Asia

Culture of Gift Giving in China

Gifts that should be avoided

April 08th, 2016
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Giving gifts to business partners is an important act to cultivate good business relationships. Before giving gifts, however, we need to know culture of gift-giving, characterized by the country in which we operate and Chinese culture is a strong gift culture. A tasteful gift will help you to start a business, go a long way in developing and maintaining the relationship or it will destroy it.

In China, there are some gifts that should be avoided at all costs due to cultural symbolism or the fact that that word shares a similar pronunciation to something undesirable:

Knife or Sharp Objects: offering implements used to cut things means you intend to sever the relationship. The Chinese say “one slash and it’s in two parts” to mean “make a clean cut in the relationship”.

Chrysanthemum: is used only at funerals or when visiting graves. Never give them as gifts.

Green hats: wearing a green hat implies that the wearer’s wife is unfaithful.

Mirrors: many Asian cultures have superstitions that mirrors attract malevolent ghosts.

Anything in white or black: symbolic gifts, wrapping paper and envelopes in these colors should be avoided considering white and black are often used during funerals.

Clock: traditional superstitions regard clocks as counting the seconds to the recipient's death, because the phrase "to give clock" or "song zhong" is a homophone of a phrase for attending a funeral. 

Pears: giving fruit is a wonderful gesture, especially at festival times, but giving pears means you hope their family will become separated.

Umbrella:  Chinese word for umbrella sounds like the word for loose or fall apart. Offering a promotional umbrella to a colleague or partner will make them feel that your relationship has ended.

The number "4": if you are planning giving gift in set, avoid number 4, since it's pronunciation sounds similar to the word death.

Handkerchiefs: they are usually given out at the end of a funeral, as a symbol of saying goodbye forever, so please avoid giving handkerchiefs as business gifts.

China presents great business opportunities for companies from around the world, but doing business in China is full of challenges and features many local specialties that you have to keep in your mind while doing business with them.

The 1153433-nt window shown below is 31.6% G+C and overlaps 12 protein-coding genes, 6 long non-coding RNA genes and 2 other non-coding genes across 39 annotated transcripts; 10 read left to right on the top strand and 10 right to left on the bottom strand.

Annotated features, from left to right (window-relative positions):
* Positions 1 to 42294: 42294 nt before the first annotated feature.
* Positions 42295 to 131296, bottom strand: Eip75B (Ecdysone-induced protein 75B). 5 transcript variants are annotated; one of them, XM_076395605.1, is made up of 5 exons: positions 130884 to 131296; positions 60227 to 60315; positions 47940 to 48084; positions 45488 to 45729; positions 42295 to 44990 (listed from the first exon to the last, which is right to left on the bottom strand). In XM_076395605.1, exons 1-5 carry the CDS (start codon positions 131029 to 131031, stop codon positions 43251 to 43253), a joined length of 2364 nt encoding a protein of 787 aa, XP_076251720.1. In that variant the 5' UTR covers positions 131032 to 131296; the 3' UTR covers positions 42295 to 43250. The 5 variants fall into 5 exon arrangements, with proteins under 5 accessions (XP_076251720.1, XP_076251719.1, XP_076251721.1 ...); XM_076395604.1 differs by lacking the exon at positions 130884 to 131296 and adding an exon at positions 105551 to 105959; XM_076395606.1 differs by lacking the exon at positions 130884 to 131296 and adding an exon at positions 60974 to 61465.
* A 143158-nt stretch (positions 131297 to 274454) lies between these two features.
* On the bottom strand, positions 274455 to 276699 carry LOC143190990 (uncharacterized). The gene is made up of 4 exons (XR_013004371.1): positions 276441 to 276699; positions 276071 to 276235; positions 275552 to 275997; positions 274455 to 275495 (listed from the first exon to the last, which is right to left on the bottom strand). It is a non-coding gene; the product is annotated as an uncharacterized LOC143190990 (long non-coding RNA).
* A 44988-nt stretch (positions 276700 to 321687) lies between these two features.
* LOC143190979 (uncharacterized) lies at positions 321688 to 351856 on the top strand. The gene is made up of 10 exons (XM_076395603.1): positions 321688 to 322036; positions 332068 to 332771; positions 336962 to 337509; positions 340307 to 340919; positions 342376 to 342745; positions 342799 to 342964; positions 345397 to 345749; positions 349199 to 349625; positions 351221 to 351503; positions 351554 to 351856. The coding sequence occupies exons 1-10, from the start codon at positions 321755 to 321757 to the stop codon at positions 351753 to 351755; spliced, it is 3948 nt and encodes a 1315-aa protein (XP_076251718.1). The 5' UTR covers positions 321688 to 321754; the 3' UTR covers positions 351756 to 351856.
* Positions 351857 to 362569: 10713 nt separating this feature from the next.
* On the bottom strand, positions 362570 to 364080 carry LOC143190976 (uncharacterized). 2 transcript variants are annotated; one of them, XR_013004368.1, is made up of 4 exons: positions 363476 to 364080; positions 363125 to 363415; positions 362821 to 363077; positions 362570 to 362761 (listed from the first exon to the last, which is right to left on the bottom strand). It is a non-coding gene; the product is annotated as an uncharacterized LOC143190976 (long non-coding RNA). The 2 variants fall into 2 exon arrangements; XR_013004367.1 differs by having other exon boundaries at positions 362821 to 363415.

What is appropriate as a gift in Chinese culture?

  • Wine: in recent years, Chinese have developed a love for wine. Foreign “grape wines” are an excellent gift, especially if they are from your home country. A gift of wine will be seen as a toast to the recipient’s health.
  • Cigarettes: Chinese love smoking, it often seems like a national pastime, and since quality cigarettes are very expensive in China, cigarettes are one of most “practical gift options”.
  • Peaches: seeing that peaches are frequently seen on the banquets of gods and demi-gods in Chinese mythology, they are traditional sign of longevity. You can also give peach-shaped things.
  • Tea: another practical gift option in consideration that, tea is to China what coffee is to Americans. But avoid jasmin tea.
  • Gifts in sets of six or eight: if you are planning giving gift in set; 6 and 8 are best numbers. 6 represent good luck in pop culture, while 8 means prosperity.
  • Engraved pens: whether it's a nice pen from your company or engraved with the recipient's name it's a practical gift that will get used time and time again.

In Chinese culture, symbolism is important, with colors and numbers having special meaning. When a gift is given, it should be offered with two hands. It is likely that your gift will not be opened in front of you as your hosts do not want to appear greedy or ungrateful. If possible wrap your gifts in red paper, which is considered as a lucky color. Pink, gold and silver are also acceptable colors. Gifts wrapped in yellow paper with black writing are given only to the dead. Remember, giving a gift it not always a bribe, most of the time it is a method for building and maintaining a strong and mutually beneficial relationship.

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References:

Cultural Diplomacy News
Urška Čelig